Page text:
Two of TV's biggest brands will go head to head in the fight for viewers.
On Sunday, September 12, TEN will premiere its kiddie-version of its reality series juggernaut in a head-to-head battle with Seven's multimillion-dollar talent series.
It is shaping up as one of the biggest TV battles of the year.
After TEN saw the reaction its Junior MasterChef Australia promo netted when screening during the MasterChef Australia finale, it decide to bring the series forward. It was originally due to air after the 2010 Commonwealth Games, which run from October 3-14. Of course, it was also more than aware that its ratings share has slipped significantly since the series ended.
The promo (above) shows 50 kids aged 8-12 years old with amazing culinary skills, and just as much passion as their adult counterparts. More than 5000 of them applied to be on the show. Judge Matt Preston has already said some could hold their own in the adult series.
"I'm thrilled and excited to be going onto such a hugely popular program. I've seen some of the junior kitchen superstars in action and there is some really amazing talent there! I can't wait to get started," she said.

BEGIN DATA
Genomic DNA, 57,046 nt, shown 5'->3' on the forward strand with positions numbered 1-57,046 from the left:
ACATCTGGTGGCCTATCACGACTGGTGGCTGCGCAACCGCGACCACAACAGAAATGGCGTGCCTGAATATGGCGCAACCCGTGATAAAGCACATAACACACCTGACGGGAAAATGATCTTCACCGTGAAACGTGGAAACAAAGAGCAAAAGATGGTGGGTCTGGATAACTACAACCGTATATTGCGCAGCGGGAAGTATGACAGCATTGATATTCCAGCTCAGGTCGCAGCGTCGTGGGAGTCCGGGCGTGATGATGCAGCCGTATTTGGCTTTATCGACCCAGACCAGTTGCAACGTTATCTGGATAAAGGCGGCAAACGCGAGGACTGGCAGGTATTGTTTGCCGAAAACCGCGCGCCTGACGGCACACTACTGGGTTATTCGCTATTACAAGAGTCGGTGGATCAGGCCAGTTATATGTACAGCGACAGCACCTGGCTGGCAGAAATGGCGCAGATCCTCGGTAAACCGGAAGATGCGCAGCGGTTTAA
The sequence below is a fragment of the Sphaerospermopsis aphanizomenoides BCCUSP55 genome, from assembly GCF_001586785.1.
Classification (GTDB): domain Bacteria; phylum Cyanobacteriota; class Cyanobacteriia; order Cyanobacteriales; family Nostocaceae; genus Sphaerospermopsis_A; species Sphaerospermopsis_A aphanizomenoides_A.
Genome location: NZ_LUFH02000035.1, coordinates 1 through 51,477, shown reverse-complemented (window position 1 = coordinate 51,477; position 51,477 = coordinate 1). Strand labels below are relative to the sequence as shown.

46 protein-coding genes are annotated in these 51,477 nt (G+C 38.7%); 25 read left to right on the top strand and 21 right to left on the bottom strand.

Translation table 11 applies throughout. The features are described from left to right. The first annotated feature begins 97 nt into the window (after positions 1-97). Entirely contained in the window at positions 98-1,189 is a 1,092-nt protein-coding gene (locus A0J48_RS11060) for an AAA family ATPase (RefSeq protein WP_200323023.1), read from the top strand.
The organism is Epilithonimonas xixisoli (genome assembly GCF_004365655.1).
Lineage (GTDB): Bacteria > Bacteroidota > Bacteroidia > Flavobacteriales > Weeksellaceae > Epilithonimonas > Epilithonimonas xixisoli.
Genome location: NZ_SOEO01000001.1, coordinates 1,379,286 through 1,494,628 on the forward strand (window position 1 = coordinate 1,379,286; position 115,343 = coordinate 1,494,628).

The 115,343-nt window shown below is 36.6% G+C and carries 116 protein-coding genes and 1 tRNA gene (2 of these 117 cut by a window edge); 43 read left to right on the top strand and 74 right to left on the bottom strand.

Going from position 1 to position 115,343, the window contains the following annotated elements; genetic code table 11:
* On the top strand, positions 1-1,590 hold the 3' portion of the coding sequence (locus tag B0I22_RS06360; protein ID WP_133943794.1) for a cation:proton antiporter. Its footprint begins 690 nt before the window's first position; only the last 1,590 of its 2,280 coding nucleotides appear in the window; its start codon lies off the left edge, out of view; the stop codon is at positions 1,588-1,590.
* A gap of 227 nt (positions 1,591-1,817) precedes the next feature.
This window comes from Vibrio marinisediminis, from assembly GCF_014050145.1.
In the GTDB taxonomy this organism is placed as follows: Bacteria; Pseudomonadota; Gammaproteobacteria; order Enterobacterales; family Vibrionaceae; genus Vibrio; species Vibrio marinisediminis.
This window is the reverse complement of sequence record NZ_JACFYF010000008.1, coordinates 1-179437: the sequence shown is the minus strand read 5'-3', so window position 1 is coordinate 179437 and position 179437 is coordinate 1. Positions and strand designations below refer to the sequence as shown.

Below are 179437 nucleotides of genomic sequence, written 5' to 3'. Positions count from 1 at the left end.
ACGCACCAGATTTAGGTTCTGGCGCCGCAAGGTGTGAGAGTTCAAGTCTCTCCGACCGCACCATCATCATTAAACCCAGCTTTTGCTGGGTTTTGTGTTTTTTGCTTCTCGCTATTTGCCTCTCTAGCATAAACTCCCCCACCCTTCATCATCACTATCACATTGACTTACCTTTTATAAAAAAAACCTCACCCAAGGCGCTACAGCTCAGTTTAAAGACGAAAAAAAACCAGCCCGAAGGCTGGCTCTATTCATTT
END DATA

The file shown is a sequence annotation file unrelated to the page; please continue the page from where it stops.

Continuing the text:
Producers promise the show will be gentle on its diminutive cooks, only eliminating in groups so as to ease the pain.
The series is produced by Shine Australia, Elisabeth Murdoch's company, which recruited the CEOs from FremantleMedia Australia -- the company that established the MasterChef brand in Australia.
The threat to The X Factor is formidable.
The show's (second) debut in Australia didn't get off to a glitzy start. Plagued by behind-the-scenes problems with its host and marital woes for two of its judges, the show premiered to a sluggish 1.18 million viewers. That's behind the premiere of the format in 2005 (1.45m) and even Australian Idol's 2009 season premiere of 1.3m.
Harry Abu impresses during his audition on the premiere of The X Factor.
Just one problem ... those kids who love to cook.